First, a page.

Dir: Michael Mak
Star: Tony Leung Chiu-Wai, Michelle Yeoh, Joey Wong, Donnie Yen
I’m not sure how it took me twenty-five years to get round to seeing a film starring both Yeoh and Yen, two of my favourite Hong Kong action stars. It certainly has everything I love about the wuxia genre of flying fantasy. In just the first five minutes, we get shurikens outfitted with gyroscopic stabilizers, bodies that explode on contact, and Meng Sing Wan (Leung) using his bow to fire both his sword and himself at the enemy. The former, from behind his back, because… Reasons. Unfortunately, it also has everything I hate about the wuxia genre of flying fantasy, in particular a plot which is nonsense when it isn’t busy being entirely incomprehensible. Maybe the opening narration, which they apparently couldn’t be bothered to subtitled, explained things. Or perhaps the book on which this is based?
As best as I can tell. Meng is part of the awkwardly-named assassins’ guild Happy Forest, led by Sister Ko (Yeoh), but keeps his day job hidden from his girlfriend, Butterfly (Wang). Ko gets a mission to steal a letter from rival guild Elites Villa, and Meng is dispatched to go undercover there, after faking his own death. But off on the side, there’s a love polygon going on. Ko has a whole unrequited affection thing going on for the oblivious Meng, in shades of Crouching Tiger. But she in turn is loved by another Happy Forest member, Yip Cheung (Yen). And while on his mission, Meng stumbles across the spitting image of his first love, who vanished a decade ago. Cue much wistful gazing.
Wuxia is a weird genre, where the line between genius and insanity is a thin one. Why does this stumble, when something like the same year’s Flying Dagger succeeds? How much is too much? Hard to say – though like Supreme Court Justice Potter Stewart, I know it when I see it. Outside of the OTT action, what works here are mostly the little things. There’s a delightful sequence flashing back to Ko and Meng as kids, depicting the origins of the Happy Forest, which could have become a fun movie on its own. Or there’s the letter Meng leaves for Butterfly before one of his departures, whose quirkiness is exceeded only by its length.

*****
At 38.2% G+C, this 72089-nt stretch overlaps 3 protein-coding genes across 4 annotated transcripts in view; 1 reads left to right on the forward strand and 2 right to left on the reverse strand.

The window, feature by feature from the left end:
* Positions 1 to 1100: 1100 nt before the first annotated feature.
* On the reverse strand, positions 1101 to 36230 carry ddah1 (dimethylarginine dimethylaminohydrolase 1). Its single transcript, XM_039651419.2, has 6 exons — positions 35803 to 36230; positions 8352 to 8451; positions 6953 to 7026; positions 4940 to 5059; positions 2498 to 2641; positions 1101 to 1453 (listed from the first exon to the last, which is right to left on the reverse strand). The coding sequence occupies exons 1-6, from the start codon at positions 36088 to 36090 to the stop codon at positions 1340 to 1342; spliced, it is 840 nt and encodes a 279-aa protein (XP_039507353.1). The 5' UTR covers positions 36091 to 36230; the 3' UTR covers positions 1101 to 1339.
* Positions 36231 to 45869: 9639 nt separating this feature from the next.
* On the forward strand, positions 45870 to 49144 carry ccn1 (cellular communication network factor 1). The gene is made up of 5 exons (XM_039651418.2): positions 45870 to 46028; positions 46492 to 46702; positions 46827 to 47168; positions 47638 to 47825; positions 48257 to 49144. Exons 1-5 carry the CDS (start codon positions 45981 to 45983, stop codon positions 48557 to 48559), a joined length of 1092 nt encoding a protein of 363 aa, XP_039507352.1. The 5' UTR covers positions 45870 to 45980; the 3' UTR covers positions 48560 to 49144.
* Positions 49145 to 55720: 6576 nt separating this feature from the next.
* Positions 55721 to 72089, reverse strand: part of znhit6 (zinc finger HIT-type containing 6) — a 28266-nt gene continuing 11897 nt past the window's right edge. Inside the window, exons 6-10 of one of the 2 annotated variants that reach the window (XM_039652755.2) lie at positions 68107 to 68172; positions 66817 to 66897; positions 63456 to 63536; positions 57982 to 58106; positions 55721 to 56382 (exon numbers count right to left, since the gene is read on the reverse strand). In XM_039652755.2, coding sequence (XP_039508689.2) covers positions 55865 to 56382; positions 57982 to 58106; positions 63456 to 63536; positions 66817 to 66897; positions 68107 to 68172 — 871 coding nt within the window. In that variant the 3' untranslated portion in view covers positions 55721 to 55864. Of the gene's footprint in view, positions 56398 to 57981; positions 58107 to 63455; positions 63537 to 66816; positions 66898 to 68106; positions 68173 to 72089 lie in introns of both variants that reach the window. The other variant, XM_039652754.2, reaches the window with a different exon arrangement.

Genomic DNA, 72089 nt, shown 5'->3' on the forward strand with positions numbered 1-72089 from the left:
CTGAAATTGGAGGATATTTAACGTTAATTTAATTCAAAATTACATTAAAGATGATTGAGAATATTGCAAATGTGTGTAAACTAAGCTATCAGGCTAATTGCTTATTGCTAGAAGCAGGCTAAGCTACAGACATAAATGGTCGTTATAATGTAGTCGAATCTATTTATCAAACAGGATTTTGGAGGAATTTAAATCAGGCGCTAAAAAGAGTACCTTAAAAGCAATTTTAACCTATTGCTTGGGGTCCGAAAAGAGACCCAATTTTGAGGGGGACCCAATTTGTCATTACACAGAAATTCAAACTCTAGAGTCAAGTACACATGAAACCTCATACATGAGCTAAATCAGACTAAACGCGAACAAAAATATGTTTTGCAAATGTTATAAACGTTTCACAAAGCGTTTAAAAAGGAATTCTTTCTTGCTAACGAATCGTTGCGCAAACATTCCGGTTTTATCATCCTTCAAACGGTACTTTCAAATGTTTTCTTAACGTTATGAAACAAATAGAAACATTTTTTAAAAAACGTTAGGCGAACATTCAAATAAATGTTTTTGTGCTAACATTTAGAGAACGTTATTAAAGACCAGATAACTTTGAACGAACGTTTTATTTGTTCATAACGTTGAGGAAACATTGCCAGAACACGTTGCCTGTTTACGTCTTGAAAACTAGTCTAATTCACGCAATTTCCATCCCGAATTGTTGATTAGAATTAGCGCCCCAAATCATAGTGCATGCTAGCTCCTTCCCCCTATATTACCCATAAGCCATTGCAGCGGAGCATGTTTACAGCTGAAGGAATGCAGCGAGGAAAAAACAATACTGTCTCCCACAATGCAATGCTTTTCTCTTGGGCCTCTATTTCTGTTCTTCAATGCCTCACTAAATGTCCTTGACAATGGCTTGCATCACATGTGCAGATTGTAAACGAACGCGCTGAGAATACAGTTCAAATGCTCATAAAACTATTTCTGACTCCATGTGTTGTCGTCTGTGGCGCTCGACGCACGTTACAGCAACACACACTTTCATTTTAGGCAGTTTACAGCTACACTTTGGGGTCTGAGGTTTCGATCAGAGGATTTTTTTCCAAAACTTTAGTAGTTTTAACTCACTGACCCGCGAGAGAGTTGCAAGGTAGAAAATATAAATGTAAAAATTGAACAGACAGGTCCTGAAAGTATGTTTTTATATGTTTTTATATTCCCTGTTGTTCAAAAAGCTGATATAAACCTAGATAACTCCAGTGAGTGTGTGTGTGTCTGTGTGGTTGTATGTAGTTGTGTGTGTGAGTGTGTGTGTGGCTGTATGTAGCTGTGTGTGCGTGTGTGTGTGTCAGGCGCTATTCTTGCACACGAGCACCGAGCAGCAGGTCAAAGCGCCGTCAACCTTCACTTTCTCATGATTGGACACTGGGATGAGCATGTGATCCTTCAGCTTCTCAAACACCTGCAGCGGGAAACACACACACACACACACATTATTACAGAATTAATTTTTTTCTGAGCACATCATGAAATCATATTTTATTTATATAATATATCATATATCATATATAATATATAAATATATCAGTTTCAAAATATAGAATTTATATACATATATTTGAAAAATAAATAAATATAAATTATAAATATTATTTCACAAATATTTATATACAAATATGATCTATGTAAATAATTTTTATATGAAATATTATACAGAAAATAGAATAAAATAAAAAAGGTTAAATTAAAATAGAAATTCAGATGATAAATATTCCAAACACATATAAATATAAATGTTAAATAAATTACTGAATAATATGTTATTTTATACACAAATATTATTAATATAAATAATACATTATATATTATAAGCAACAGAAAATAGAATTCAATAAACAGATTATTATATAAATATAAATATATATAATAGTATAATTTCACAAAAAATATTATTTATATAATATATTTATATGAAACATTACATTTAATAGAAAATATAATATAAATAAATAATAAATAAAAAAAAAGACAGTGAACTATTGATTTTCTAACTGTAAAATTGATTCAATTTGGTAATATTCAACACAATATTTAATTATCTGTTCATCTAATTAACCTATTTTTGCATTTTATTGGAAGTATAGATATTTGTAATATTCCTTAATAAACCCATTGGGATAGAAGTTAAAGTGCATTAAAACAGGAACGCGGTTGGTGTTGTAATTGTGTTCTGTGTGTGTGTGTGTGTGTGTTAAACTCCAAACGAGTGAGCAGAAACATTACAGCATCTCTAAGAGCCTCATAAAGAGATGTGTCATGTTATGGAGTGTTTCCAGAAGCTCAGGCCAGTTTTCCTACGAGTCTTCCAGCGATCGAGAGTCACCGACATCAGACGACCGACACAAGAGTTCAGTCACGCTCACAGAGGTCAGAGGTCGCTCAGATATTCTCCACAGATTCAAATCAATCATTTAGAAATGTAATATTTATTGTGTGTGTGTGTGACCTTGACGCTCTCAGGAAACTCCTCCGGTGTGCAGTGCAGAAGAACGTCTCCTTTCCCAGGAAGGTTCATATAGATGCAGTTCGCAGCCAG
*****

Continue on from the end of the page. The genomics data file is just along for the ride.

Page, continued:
These moments succeed, when the bigger plot threads seem to be rushed past so quickly, they make no impression. It’s all just too hyper to have an impact on more than a subliminal level. For large parts, you can’t really see what’s happening, it just enters your brain in a fire-hose of imagery: before you have time to process it, the film has already galloped on, and is hurling something else at you, typically in even greater defiance of the laws of physics. That prevents the action from creating any kind of connection on an emotional level, and leaves you with an experience which you may remember, yet is none the less empty for it.